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Scientia Horticulturae
Raviv, M., Agricultural Research Organization, Department of Ornamental Horticulture, Newe ya'Ar Research Center, PO Box 1021, Ramat Yishay 30095, Israel
Blom, T.J., Department of Plant Agriculture, HRIO University of Guelph, Vineland Station, 4890 Victoria Ave., Guelph, Ont. L0R 2E0, Canada
Low matric and to a lesser extent osmotic potential reduce significantly leaf area and rose yield. Net assimilation rate and transpiration are also negatively affected although less dramatically. Low water potential causes an increase in the water use efficiency of greenhouse roses when tested in closed, no-discharge systems. When a stable osmotic potential is maintained in open systems, using increased leaching fraction (LF), low osmotic potential results in lower water use efficiency. Osmotic potential in porous media serving for greenhouse cut-rose production is usually lower than the matric potential. However, low matric potential in porous media is usually accompanied by very low unsaturated hydraulic conductivity, causing localized zones of very low matric potential adjacent to the root-medium interface. This phenomenon, that cannot be measured using tensiometers, is the main limiting factor to water uptake by plant roots. Restricted water uptake results in low leaf water potential and cessation of leaf and shoot expansive growth. Combined effects of drought and salinity on photosynthesis have been studied for a number of agronomic crops but studies on roses have been limited. In most greenhouse crops a close relationship between total water potential in the root zone (Ψt soil) and in the shoot (Ψt shoot) is found and there are good indications about the plant's ability to make osmotic adjustments in order to lower Ψt shootand prevent excessive water losses from the leaves thus maintaining the plant's turgidity. Future studies conducted with roses can provide a better insight into the adaptive processes within the plants when exposed to salt or water stresses. © 2001 Elsevier Science B.V.
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The effect of water availability and quality on photosynthesis and productivity of soilless-grown cut roses
88
Raviv, M., Agricultural Research Organization, Department of Ornamental Horticulture, Newe ya'Ar Research Center, PO Box 1021, Ramat Yishay 30095, Israel
Blom, T.J., Department of Plant Agriculture, HRIO University of Guelph, Vineland Station, 4890 Victoria Ave., Guelph, Ont. L0R 2E0, Canada
The effect of water availability and quality on photosynthesis and productivity of soilless-grown cut roses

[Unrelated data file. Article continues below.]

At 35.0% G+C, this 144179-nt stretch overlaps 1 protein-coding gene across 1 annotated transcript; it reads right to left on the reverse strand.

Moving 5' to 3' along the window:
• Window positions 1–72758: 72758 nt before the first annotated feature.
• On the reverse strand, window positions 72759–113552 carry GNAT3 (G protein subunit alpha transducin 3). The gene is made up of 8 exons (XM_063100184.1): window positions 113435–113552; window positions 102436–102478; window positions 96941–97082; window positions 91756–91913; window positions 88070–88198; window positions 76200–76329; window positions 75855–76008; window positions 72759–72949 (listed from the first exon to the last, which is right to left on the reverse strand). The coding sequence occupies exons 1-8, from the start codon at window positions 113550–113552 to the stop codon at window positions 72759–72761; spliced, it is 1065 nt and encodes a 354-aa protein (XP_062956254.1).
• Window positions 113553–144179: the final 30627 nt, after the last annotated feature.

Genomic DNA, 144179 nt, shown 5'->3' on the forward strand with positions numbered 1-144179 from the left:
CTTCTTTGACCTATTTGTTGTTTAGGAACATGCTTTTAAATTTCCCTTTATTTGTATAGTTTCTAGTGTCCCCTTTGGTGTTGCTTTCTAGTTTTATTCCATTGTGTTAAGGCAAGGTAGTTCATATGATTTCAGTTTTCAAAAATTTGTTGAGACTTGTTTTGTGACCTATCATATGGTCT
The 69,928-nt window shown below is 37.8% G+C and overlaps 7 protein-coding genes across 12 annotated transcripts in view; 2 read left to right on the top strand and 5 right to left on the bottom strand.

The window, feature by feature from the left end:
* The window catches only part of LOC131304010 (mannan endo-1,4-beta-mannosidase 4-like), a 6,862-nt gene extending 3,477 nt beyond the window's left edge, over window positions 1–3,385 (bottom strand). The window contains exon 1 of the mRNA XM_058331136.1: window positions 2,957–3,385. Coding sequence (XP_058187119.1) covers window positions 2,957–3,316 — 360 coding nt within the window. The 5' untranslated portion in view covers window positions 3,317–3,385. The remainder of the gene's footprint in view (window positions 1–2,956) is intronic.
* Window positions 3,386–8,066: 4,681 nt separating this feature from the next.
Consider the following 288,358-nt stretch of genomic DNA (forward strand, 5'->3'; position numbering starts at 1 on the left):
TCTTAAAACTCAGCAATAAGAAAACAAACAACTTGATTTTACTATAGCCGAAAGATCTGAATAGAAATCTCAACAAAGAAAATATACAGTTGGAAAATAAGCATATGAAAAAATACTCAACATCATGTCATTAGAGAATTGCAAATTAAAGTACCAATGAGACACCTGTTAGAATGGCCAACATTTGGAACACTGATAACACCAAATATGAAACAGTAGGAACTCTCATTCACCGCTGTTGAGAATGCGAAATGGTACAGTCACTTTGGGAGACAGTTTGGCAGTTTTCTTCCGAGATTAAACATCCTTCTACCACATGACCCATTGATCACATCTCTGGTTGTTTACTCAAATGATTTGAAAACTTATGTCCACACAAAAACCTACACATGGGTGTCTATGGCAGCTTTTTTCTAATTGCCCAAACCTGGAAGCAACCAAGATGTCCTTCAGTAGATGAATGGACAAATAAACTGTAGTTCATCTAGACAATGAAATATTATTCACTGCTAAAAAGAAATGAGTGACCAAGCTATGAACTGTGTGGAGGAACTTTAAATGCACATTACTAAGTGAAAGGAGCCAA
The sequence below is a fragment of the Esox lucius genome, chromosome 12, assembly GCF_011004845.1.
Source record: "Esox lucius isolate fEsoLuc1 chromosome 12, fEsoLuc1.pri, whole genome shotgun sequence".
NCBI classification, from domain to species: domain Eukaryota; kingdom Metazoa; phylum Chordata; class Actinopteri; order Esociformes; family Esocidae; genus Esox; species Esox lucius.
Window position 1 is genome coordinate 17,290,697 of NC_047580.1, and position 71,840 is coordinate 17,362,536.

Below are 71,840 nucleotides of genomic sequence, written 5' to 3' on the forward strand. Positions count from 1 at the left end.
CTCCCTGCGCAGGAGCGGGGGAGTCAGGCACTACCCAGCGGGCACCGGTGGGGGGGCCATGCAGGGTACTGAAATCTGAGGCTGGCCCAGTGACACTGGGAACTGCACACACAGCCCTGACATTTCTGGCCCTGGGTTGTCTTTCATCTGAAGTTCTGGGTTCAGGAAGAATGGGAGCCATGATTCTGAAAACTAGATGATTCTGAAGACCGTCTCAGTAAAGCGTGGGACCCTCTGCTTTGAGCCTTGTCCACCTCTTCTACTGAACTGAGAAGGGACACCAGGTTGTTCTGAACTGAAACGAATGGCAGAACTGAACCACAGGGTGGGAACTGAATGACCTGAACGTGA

Low matric and to a lesser extent osmotic potential reduce significantly leaf area and rose yield. Net assimilation rate and transpiration are also negatively affected although less dramatically. Low water potential causes an increase in the water use efficiency of greenhouse roses when tested in closed, no-discharge systems. When a stable osmotic potential is maintained in open systems, using increased leaching fraction (LF), low osmotic potential results in lower water use efficiency. Osmotic potential in porous media serving for greenhouse cut-rose production is usually lower than the matric potential. However, low matric potential in porous media is usually accompanied by very low unsaturated hydraulic conductivity, causing localized zones of very low matric potential adjacent to the root-medium interface. This phenomenon, that cannot be measured using tensiometers, is the main limiting factor to water uptake by plant roots. Restricted water uptake results in low leaf water potential and cessation of leaf and shoot expansive growth. Combined effects of drought and salinity on photosynthesis have been studied for a number of agronomic crops but studies on roses have been limited. In most greenhouse crops a close relationship between total water potential in the root zone (Ψt soil) and in the shoot (Ψt shoot) is found and there are good indications about the plant's ability to make osmotic adjustments in order to lower Ψt shootand prevent excessive water losses from the leaves thus maintaining the plant's turgidity. Future studies conducted with roses can provide a better insight into the adaptive processes within the plants when exposed to salt or water stresses. © 2001 Elsevier Science B.V.
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